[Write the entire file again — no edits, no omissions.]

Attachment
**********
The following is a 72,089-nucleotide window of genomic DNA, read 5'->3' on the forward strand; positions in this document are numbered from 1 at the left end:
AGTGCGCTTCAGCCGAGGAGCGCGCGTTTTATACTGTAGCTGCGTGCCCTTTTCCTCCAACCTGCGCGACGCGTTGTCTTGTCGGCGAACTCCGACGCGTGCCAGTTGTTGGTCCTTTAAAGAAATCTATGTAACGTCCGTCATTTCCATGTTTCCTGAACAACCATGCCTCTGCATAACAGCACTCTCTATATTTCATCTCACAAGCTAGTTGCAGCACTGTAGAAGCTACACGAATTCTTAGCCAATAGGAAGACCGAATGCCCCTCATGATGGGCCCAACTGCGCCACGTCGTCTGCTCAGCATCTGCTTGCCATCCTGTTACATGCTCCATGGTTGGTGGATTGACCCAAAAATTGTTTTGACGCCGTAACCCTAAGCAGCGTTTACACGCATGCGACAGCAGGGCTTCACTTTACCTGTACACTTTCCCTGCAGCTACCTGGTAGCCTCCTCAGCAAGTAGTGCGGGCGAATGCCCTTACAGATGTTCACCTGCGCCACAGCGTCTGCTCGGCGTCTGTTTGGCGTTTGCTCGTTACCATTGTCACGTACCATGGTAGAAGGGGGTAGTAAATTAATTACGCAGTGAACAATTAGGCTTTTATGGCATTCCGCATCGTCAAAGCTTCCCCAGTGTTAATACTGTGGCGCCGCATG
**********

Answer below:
The following is a 72,089-nucleotide window of genomic DNA, read 5'->3' on the forward strand; positions in this document are numbered from 1 at the left end:
AGTGCGCTTCAGCCGAGGAGCGCGCGTTTTATACTGTAGCTGCGTGCCCTTTTCCTCCAACCTGCGCGACGCGTTGTCTTGTCGGCGAACTCCGACGCGTGCCAGTTGTTGGTCCTTTAAAGAAATCTATGTAACGTCCGTCATTTCCATGTTTCCTGAACAACCATGCCTCTGCATAACAGCACTCTCTATATTTCATCTCACAAGCTAGTTGCAGCACTGTAGAAGCTACACGAATTCTTAGCCAATAGGAAGACCGAATGCCCCTCATGATGGGCCCAACTGCGCCACGTCGTCTGCTCAGCATCTGCTTGCCATCCTGTTACATGCTCCATGGTTGGTGGATTGACCCAAAAATTGTTTTGACGCCGTAACCCTAAGCAGCGTTTACACGCATGCGACAGCAGGGCTTCACTTTACCTGTACACTTTCCCTGCAGCTACCTGGTAGCCTCCTCAGCAAGTAGTGCGGGCGAATGCCCTTACAGATGTTCACCTGCGCCACAGCGTCTGCTCGGCGTCTGTTTGGCGTTTGCTCGTTACCATTGTCACGTACCATGGTAGAAGGGGGTAGTAAATTAATTACGCAGTGAACAATTAGGCTTTTATGGCATTCCGCATCGTCAAAGCTTCCCCAGTGTTAATACTGTGGCGCCGCATG